Jos christmas eve bomb blast: confronting new challenges with old resources

  • Solomon D. Peter
  • Kenneth N. Ozoilo
  • Andrew H. Shitta
  • Joseph D. Shilong
  • Idumagbodi Amupitan
  • Michael B. Ode
  • Emmanuel O. Ojo
  • Simon J. Yiltok
  • Benjamin T. Ugwu


Background: Jos, Nigeria has witnessed several mass casualty incidents from sectarian crises, with mechanisms of injury mainly from blunt forces and use of machetes and less from gunshots. In December 2010, for the first time, twin bomb blasts detonated at a market generating casualties and triggering another crisis. We sought to describe peculiarities of this novel mechanism of mass casualty.
Methods: A retrospective descriptive study of patients who presented to our hospital with injuries sustained following the Jos Christmas Eve bombing of 2010.
Results: Of the 90 patients that presented over 4 days, 81 were males and 9 females. Age ranged from 2 to 76 years with a mean of 36.2 years, SD=± 16. There were 31 (34.4%) blast injuries and 35 (38.9%) gunshot injuries. Majority of the wounds involved the lower limbs in 39(43.3%) patients, and upper limbs in 24(26.6%). Forty three (47.8%) patients required only debridement and 13(14.4%) needed only wound dressing. Definitive procedures done were open reduction and internal fixation in 7(7.7%) patients, laparotomy in 5(5.5%), amputation and local wound exploration in 3(3.3%) each, and chest tube insertion in 2(2.2%) patients. Duration of hospital stay ranged from 0-84 days. More than half of the 14(15.5%) complications were infective in origin. There were 7(7.7%) mortalities. The hospital cost was 14 times higher than that of previous crisis that did not involve bomb blast.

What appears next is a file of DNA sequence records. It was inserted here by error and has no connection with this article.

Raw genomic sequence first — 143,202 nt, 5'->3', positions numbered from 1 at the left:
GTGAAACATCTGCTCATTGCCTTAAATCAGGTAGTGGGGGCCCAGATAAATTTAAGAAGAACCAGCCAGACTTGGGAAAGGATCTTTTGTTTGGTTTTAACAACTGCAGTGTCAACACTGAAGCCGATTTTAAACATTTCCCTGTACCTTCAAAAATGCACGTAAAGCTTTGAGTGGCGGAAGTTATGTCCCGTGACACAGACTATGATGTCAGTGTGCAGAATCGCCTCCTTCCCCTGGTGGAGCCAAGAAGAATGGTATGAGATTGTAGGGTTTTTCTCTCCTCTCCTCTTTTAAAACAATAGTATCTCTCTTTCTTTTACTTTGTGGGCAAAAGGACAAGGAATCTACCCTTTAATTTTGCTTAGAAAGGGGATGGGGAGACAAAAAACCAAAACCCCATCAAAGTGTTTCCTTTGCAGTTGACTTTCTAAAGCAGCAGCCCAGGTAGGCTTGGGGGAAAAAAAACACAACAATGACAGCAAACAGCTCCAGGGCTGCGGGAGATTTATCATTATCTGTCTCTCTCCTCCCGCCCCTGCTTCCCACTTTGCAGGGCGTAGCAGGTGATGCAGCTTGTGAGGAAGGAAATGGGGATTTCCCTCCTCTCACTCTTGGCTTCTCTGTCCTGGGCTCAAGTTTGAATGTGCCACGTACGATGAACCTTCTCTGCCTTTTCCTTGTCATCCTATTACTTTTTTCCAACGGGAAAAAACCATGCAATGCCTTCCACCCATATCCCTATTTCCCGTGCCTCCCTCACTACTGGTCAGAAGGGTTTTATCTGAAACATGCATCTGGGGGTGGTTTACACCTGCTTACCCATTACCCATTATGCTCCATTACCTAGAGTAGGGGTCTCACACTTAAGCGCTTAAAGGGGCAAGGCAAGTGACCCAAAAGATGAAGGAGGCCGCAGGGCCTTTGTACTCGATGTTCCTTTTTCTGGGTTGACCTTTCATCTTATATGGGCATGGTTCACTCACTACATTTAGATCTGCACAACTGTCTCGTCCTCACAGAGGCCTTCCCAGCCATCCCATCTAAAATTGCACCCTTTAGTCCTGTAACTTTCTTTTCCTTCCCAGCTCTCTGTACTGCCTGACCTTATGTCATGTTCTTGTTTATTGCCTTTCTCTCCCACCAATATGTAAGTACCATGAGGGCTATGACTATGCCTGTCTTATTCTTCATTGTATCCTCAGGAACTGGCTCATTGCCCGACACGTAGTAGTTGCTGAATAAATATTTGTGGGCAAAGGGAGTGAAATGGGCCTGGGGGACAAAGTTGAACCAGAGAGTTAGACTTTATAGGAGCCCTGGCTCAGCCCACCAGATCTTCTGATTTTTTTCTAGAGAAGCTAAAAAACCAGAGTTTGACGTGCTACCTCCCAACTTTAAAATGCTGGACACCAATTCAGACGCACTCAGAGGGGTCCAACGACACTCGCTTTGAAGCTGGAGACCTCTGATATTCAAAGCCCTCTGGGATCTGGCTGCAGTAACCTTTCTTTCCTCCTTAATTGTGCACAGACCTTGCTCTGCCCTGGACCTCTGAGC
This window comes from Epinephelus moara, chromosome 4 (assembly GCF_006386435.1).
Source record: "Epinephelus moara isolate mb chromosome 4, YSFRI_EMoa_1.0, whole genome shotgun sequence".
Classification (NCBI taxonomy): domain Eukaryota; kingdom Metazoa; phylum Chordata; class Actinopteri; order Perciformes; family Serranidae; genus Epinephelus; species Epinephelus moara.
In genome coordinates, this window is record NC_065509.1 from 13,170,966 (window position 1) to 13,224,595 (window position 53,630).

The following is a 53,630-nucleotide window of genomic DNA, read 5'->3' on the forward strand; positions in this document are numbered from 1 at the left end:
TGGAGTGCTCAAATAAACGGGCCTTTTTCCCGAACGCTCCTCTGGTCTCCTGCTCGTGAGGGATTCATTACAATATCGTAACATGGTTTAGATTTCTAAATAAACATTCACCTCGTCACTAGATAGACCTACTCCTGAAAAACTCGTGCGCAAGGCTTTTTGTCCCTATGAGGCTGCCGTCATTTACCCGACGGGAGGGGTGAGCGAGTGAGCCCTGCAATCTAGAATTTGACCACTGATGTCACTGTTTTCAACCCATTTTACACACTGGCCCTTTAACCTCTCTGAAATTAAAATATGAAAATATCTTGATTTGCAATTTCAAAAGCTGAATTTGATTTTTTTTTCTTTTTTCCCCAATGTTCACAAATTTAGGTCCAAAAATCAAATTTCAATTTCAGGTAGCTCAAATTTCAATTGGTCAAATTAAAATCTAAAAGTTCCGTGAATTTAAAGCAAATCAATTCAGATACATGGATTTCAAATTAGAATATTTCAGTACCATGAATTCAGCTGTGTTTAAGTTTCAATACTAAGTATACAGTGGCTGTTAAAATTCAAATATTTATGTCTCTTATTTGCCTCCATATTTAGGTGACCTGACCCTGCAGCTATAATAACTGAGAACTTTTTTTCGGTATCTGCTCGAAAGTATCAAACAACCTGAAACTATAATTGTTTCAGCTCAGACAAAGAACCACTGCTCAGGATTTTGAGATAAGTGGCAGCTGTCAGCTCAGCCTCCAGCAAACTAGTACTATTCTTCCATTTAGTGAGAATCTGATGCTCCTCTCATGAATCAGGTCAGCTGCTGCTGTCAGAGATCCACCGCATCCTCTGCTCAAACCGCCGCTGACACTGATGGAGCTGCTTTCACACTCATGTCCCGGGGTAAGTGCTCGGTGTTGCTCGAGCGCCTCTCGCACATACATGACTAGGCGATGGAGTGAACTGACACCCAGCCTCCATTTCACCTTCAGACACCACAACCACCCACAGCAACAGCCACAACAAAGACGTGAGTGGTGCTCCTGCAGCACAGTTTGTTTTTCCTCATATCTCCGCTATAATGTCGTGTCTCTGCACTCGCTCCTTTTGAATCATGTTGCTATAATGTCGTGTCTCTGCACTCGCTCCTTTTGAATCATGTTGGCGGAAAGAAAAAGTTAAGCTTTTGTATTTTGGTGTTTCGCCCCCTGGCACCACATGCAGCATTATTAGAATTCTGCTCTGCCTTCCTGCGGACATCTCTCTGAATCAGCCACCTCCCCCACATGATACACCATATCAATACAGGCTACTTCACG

Conclusion: The bomb blasts generated predominantly limb injuries that required a lot of resources and prolonged hospital care..A disaster response protocol that envisages injuries arising from this mechanism is essential.


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eISSN: 1596-2407